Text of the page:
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Biden’s tax plan targets big business, so why are small businesses worried?

Several prominent political priorities in President Biden’s agenda aim to harness the wealth and power of the biggest corporations. But as the debate shifts to Capitol Hill and the President’s spending ambitions have surprised at their scale, pundits on small business policy increasingly feel it may be too soon and Main Street may become. a financial victim in several important ways at a time when many operations are just recovering from the pandemic.

The data on the creation of new businesses is pointing in the right direction and this is a sign of confidence in the economic recovery.

“The groundwork is laid for a great economic recovery and a return to pre-pandemic levels, but playing around with tax rates at a time like this has a dampening effect,” said Karen Kerrigan, President of the Small. Business & Entrepreneurship Council.

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The most high-profile proposals include an increase in corporate tax to 28% at a time when companies like Amazon have paid an effective tax rate of zero in recent years. Many independent contractors are also concerned about the labor protections in the PRO Act, which could force players in the odd-job economy like Uber and DoorDash to treat independent contractors like employees. The administration is making itself heard more about its targeting of the odd-job economy.

No big surprises on Biden’s politics, but questions

These proposals should come as no surprise – they were part of Biden’s platform during his presidential bid. And ambitious spending initiatives for U.S. infrastructure and workers can reap benefits in the form of economic growth and government support in the future funding of employee benefits.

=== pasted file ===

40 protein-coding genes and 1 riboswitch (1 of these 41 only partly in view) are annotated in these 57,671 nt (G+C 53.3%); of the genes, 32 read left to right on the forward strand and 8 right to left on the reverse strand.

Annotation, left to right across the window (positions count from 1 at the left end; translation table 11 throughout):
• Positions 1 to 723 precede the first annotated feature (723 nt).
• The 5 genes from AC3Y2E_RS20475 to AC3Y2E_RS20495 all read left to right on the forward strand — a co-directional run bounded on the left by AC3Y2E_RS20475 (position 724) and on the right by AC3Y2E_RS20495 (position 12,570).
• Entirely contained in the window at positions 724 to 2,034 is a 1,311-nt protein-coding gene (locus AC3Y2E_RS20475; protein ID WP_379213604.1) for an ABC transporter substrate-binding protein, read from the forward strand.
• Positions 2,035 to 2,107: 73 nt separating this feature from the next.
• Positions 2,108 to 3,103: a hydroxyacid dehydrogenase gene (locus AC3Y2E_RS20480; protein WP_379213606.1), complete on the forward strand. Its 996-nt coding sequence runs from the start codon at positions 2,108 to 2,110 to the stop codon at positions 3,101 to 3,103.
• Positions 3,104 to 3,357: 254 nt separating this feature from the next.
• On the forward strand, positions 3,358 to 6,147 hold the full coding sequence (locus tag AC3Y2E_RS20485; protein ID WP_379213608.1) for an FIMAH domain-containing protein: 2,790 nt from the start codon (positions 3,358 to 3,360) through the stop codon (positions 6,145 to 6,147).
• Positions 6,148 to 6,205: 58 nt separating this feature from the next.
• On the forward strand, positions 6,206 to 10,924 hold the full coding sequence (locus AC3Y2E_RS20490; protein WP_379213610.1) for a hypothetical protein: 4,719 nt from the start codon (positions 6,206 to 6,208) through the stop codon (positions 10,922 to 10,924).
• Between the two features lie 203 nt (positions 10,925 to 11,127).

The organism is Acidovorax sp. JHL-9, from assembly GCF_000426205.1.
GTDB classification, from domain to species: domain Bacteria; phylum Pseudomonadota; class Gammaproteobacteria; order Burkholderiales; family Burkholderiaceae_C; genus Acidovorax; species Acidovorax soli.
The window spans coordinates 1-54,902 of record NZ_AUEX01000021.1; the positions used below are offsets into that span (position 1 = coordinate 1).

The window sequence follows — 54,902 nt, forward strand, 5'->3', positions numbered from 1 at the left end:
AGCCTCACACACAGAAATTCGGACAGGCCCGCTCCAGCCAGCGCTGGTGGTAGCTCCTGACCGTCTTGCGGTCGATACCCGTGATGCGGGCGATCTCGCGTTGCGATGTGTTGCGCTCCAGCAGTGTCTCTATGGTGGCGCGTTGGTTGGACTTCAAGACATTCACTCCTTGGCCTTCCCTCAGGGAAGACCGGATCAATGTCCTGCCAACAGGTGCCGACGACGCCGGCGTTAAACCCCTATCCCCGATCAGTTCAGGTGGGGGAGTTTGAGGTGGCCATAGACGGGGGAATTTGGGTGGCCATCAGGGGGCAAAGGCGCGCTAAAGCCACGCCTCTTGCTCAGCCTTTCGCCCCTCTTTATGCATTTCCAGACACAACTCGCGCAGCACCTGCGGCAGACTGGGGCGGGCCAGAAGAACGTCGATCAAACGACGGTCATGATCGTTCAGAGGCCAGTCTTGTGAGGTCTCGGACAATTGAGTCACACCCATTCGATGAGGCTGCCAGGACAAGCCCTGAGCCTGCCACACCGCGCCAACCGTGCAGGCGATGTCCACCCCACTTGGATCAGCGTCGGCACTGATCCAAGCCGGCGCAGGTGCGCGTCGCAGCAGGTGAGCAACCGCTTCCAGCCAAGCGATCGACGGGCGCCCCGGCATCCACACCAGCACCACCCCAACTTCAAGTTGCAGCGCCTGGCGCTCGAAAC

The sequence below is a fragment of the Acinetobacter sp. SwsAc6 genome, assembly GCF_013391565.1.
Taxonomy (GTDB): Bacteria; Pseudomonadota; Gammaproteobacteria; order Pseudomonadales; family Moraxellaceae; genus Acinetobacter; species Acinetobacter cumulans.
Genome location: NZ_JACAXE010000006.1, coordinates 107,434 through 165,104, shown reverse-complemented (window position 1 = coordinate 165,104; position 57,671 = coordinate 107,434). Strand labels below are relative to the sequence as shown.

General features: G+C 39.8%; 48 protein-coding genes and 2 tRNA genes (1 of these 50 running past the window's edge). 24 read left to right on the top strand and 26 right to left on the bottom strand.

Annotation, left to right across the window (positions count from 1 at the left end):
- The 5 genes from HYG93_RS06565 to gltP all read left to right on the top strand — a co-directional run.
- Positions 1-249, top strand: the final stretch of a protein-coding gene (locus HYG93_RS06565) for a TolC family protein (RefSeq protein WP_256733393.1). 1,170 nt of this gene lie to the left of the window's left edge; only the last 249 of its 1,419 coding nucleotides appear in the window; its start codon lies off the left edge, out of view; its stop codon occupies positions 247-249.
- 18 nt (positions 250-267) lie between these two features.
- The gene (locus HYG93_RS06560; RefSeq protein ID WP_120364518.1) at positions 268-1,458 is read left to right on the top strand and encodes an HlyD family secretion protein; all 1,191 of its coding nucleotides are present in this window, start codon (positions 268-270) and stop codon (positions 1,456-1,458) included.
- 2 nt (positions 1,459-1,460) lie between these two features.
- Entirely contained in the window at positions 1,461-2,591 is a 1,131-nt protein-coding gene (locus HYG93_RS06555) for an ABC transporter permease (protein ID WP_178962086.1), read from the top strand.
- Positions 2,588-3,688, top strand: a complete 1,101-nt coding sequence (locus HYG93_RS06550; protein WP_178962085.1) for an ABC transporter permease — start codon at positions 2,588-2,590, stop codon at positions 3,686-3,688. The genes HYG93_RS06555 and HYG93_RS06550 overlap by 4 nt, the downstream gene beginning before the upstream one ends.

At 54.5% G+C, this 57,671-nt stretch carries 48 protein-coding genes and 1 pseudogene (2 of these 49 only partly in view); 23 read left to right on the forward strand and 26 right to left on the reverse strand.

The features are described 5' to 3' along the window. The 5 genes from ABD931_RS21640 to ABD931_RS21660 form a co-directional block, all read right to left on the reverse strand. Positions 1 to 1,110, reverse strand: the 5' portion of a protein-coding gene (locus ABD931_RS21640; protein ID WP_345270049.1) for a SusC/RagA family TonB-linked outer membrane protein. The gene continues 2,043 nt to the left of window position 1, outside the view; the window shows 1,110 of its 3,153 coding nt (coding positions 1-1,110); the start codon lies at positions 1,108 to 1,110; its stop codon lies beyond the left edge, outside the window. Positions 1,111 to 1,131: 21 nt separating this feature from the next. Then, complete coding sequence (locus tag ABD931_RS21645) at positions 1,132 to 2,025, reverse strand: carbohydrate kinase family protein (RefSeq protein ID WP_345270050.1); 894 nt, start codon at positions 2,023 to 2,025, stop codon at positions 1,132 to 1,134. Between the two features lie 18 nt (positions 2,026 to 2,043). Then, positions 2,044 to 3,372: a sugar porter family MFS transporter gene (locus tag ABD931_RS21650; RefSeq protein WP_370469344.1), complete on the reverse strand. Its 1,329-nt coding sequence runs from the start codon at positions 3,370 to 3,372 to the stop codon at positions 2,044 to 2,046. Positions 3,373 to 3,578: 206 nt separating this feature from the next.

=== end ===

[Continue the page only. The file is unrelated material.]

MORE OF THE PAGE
“Supporters of the president’s proposals will present the broad economic benefits,” said Kevin Kuhlman, vice president of federal government relations at the National Federation of Independent Business, and there are areas of small business where the spending could cause a loss. growth such as broadband and infrastructure. projects. But even if these projects last a few years, they are temporary, he said, while the impact of tax changes could be permanent.

“They certainly see infrastructure spending in a very positive light, but timing is everything, and coming out of a year of devastation, and just digging a big economic hole, they just fear what the wider effects will be. tax increases, ”Kerrigan said. . “Is this just the opening salvo? We’re spending a lot of money. There will be more tax increases to pay the piper beyond what we know today, and that’s a big one. concern, ”she added.

Corporate and small business tax increase

Anthony Nitti, national tax partner at RubinBrown, said careful business owners should not wake up in shock after Biden’s latest tax policy was unveiled this week. There have been no big surprises in the latest tax proposals, but there have been some notable additions and omissions.

For many small businesses, it will be good news that the President has not pointed out any increase in payroll taxes for Social Security, where a doubling of the current level has been considered for higher income levels. “We didn’t see that in the last proposal,” Nitti said. “Business leaders will be relieved.

There were also no new discussions on changing the transfer deduction for businesses created as S corporations and partnerships, which could be phased out at higher income levels. But if the passed-on treatment that allows a 20% deduction from business income is not revised and C corporations are subject to a higher corporate tax rate, there could be a reversal in the way that small businesses would come together in the future, Nitti said. .

S bodies and partnerships could find themselves in a tax advantageous position over a C body if the corporate tax rate was 28% – if Congress were to set 25%, the math would change. But with the 20% income deduction available to flow-through entities, even with a top tax rate close to 40%, the structure could be more attractive. Cutting the corporate tax rate to 21% under Trump eliminated the benefits of the pass-through structure, but that could “change dramatically,” Nitti said.